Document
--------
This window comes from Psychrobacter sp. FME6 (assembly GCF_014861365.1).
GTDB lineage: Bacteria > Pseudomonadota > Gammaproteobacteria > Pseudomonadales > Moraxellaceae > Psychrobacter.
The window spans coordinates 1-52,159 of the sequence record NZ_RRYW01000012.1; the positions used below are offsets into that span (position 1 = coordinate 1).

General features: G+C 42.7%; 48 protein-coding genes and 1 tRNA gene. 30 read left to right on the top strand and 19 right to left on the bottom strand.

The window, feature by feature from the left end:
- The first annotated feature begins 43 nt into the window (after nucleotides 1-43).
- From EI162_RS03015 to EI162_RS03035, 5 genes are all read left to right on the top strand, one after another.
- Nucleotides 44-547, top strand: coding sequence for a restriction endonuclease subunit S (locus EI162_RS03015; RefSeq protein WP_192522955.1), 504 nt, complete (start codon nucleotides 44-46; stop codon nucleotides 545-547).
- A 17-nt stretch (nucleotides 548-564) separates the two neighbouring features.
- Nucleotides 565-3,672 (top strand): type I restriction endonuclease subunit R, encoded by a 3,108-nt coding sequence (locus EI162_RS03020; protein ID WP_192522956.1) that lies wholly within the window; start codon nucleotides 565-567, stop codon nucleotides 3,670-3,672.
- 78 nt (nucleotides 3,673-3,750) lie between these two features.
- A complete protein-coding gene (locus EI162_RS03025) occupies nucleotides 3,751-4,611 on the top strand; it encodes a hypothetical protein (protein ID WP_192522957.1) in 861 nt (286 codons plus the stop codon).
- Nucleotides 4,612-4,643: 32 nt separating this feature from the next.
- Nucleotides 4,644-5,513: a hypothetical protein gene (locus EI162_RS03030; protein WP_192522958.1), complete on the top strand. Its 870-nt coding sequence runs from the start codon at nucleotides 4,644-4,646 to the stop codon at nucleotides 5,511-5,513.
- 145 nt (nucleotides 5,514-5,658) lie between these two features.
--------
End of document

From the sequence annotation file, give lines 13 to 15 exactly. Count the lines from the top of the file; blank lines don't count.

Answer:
- Nucleotides 4,612-4,643: 32 nt separating this feature from the next.
- Nucleotides 4,644-5,513: a hypothetical protein gene (locus EI162_RS03030; protein WP_192522958.1), complete on the top strand. Its 870-nt coding sequence runs from the start codon at nucleotides 4,644-4,646 to the stop codon at nucleotides 5,511-5,513.
- 145 nt (nucleotides 5,514-5,658) lie between these two features.